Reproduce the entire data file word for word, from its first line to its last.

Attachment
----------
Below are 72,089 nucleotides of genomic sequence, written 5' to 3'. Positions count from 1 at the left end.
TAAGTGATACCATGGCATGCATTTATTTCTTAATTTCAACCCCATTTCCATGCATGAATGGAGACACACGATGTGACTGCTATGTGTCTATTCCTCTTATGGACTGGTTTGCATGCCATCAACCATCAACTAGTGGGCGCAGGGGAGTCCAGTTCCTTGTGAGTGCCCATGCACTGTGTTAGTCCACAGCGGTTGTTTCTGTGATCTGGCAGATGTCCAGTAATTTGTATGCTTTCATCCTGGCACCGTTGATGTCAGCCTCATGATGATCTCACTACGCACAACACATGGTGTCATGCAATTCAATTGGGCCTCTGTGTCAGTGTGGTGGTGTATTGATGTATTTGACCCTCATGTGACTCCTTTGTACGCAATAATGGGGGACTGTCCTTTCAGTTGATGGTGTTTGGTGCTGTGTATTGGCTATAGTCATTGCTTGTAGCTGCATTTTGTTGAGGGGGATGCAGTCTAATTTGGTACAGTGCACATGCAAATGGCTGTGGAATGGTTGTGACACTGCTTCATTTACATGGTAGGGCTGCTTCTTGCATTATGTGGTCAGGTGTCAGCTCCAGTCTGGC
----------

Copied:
Below are 72,089 nucleotides of genomic sequence, written 5' to 3'. Positions count from 1 at the left end.
TAAGTGATACCATGGCATGCATTTATTTCTTAATTTCAACCCCATTTCCATGCATGAATGGAGACACACGATGTGACTGCTATGTGTCTATTCCTCTTATGGACTGGTTTGCATGCCATCAACCATCAACTAGTGGGCGCAGGGGAGTCCAGTTCCTTGTGAGTGCCCATGCACTGTGTTAGTCCACAGCGGTTGTTTCTGTGATCTGGCAGATGTCCAGTAATTTGTATGCTTTCATCCTGGCACCGTTGATGTCAGCCTCATGATGATCTCACTACGCACAACACATGGTGTCATGCAATTCAATTGGGCCTCTGTGTCAGTGTGGTGGTGTATTGATGTATTTGACCCTCATGTGACTCCTTTGTACGCAATAATGGGGGACTGTCCTTTCAGTTGATGGTGTTTGGTGCTGTGTATTGGCTATAGTCATTGCTTGTAGCTGCATTTTGTTGAGGGGGATGCAGTCTAATTTGGTACAGTGCACATGCAAATGGCTGTGGAATGGTTGTGACACTGCTTCATTTACATGGTAGGGCTGCTTCTTGCATTATGTGGTCAGGTGTCAGCTCCAGTCTGGC